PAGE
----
He bends down and begins to write in the sand. Scripture doesn’t tell us what he wrote, only that he wrote with his finger. The inscription was irrelevant, but the act was as significant as Jesus himself. God has come in the flesh, and now he stands before an angry mob. A mob that is bent on wrath and “justice.” And once again God begins to write. Only this time the message is not one of judgment and condemnation but mercy. “He stood up again and said, ‘All right, stone her. But let those who have never sinned throw the first stones!’” (John 8:7). The crowds are silenced, and again Jesus bends to write in the sand.

In one single act of symbolism God takes his finger and rewrites the fate of humanity. The Law that was once written in stone will now be written on our heart. The God who laid out the punishment for sin has now come to earth to take our punishment upon himself. The finger that once condemned now pardons. “Didn’t even one of them condemn you?” Jesus asked the woman. “‘No, Lord,’ she said. And Jesus said, ‘Neither do I. Go and sin no more’” (John 8:10-11)

Jesus has spoken to you today. He does not condemn you. Go and sin no more.

Michael Hogg, Ed.S.

Pastor Brownstown Christian Church

"Transforming lives through Christ, one life at a time"

Thinking about His Return

I have a mixed response to heaven. I want to focus on the here and now. I don’t want to be accused of being “so heavenly minded that I am no earthly good.” This phrase is a distortion, of course. However, it has been worked into my heart by a culture that has lost touch with the spiritual. I constantly seek to get it out of my head and heart.

When I am thinking most clearly, the promise of heaven sounds pretty good to me. As I embrace heaven, I am relieved to know that there is a place where God’s glory is unveiled and I will see him face to face. I look forward to a place where there is no sin, no pain, no death, no tears. I want to be in a place where life is the way that God intended it to be. In those times when my mind is clearest, I find heaven brings all of life into focus. The more I see of life on earth from God’s perspective, the more fully I live it here.

A friend of mine described his father-in-law at the time of his death. He was “so heavenly minded that he traveled through this life with great zeal!”

Think About It

Imagine that God will allow you to be with him for the next fifteen minutes in heaven. You have no more earthly responsibilities. Sit and enjoy being with him. Write down your impressions. How does spending time with God change your perspective on your concerns and tasks of today and tomorrow?

Study It

Read John 14:1-4. Jesus tells the disciples to trust him. How would trust help the disciples as they cope with his impending departure?


"If I don’t see you here again, I will see you there!"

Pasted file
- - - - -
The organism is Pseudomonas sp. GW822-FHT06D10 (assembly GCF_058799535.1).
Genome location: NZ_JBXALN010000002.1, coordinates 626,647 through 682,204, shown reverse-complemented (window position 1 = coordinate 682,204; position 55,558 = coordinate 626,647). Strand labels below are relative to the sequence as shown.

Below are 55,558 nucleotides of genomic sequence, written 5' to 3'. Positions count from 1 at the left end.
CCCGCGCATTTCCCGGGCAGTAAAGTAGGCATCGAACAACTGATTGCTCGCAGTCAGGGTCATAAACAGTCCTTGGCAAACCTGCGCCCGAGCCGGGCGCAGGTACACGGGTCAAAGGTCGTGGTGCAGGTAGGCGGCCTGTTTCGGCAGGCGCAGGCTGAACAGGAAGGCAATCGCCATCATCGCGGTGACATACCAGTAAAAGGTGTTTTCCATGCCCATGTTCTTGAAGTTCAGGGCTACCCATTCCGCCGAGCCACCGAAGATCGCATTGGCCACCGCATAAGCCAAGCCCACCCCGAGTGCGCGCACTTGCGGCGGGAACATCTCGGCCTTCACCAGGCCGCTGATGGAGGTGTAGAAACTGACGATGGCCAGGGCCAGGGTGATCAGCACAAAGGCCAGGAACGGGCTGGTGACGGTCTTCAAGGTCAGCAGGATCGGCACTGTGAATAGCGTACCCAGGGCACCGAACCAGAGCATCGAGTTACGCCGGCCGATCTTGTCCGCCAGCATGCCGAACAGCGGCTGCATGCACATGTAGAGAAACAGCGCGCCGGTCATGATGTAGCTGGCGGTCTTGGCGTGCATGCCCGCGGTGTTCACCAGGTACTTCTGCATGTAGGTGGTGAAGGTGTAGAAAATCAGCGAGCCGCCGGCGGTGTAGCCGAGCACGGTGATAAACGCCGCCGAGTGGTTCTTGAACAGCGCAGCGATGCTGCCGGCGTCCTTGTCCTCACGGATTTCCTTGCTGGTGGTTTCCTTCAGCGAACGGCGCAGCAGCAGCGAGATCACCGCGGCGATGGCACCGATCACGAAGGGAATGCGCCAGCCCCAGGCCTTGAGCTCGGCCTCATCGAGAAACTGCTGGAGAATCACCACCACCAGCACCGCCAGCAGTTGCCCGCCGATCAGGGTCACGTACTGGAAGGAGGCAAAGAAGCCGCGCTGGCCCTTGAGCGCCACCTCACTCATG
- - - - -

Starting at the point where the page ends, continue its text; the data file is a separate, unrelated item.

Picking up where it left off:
More Ways to Praise

Some of you asked for more ways to focus on praising God and increasing our Praise Vocabulary. Here are some scriptures to focus upon:

1. “Be truly glad. There is wonderful joy ahead!"

–I Peter 1:6

2. “Be content with what you have, for God has said, ‘Never will I leave you; never will I forsake you.’ So say with confidence, ‘The Lord is my helper; I will not be afraid.’”

–Hebrews 13:5,6

3. “Blessed is the man who trusts in the Lord and has made the Lord his hope and confidence.”

–Jeremiah 17:7

4. “Thy word is a lamp unto my feet, and a light unto my path.”

–Psalms 119:105

5. “Stand still and consider the wondrous works of God.”

–Job 37:14

6. “God has poured out his love into our hearts.”

–Romans 5:5

7. “In the Lord, put your trust.”

–Psalms 11:1

8. “Trust in the Lord with all your heart, and lean not on your own understanding. In all your ways acknowledge Him and He shall direct your paths.”

–Proverbs 3:5,6

9. “A merry heart doeth good like medicine.”

–Proverbs 17:22

10. “O, give thanks unto the Lord, for He is good.”

–I Chronicles 16:34

11. “I give thanks unto thee, O Lord, and sing praises unto thy name.”

–Psalms 18.49

12. “To the end that my glory may sing praise to thee, and not be silent. O Lord my God, I will give thanks unto thee for ever.”

–Psalms 30.12

13. “Offer unto God thanksgiving; and pay your vows unto the most High.”

–Psalms 50.14

14. “Unto thee, O God, do we give thanks, unto thee do we give thanks: for that thy name is near thy wondrous works declare.”

–Psalms 75.1

15. “Let us thank God for his priceless gift!”

–2 Corinthians 9.15

16. “Nor should there be obscenity, foolish talk or coarse joking, which are out of place, but rather thanksgiving.”

–Ephesians 5.4

17. “Speak to one another in psalms, hymns, and songs; sing and make music from your heart to the Lord; giving thanks always for all things unto God.”

–Ephesians 5.19-20

18. “And whatsoever ye do in word or deed, do all in the name of the Lord Jesus, giving thanks to God and the Father by him.”

–Colossians 3.17

19. “Rejoice evermore. Pray without ceasing. In everything give thanks: for this is the will of God.”

–I Thessalonians 5.16-18

20. “For every creature of God is good, and nothing to be refused, if it be received with thanksgiving: For it is sanctified by the word of God and prayer.”

–I Timothy 4.4-5

Soft Hearts

Luke 5:33-39

Then Jesus used this illustration: “No one tears off a piece of a new garment to make a patch for an old one. Not only will the new garment be ruined, but the old garment will look worse with a new patch on it! And no one puts new wine into old wineskins, for the new wine bursts the old skins, ruining the skins and spilling the wine. New wine must be put into new wineskins.

“Wineskins” were goatskins sewed together at the edges to form watertight bags. Because new wine expands as it ages, it had to be put in new, pliable wineskins. A used skin, having become more rigid, would burst and spill the wine. Like old wineskins, the Pharisees were too rigid to accept Jesus, who could not be contained in their traditions or rules.

Christianity required new approaches, new traditions, new structures. Our church programs and ministries should not be so structured that they have no room for a fresh touch of the Spirit, a new method, or a new idea. We, too, must be careful that our hearts do not become so hard that they prevent us from accepting the new way of thinking that Christ brings. We need to keep our hearts pliable so we can accept Jesus’ life-changing message.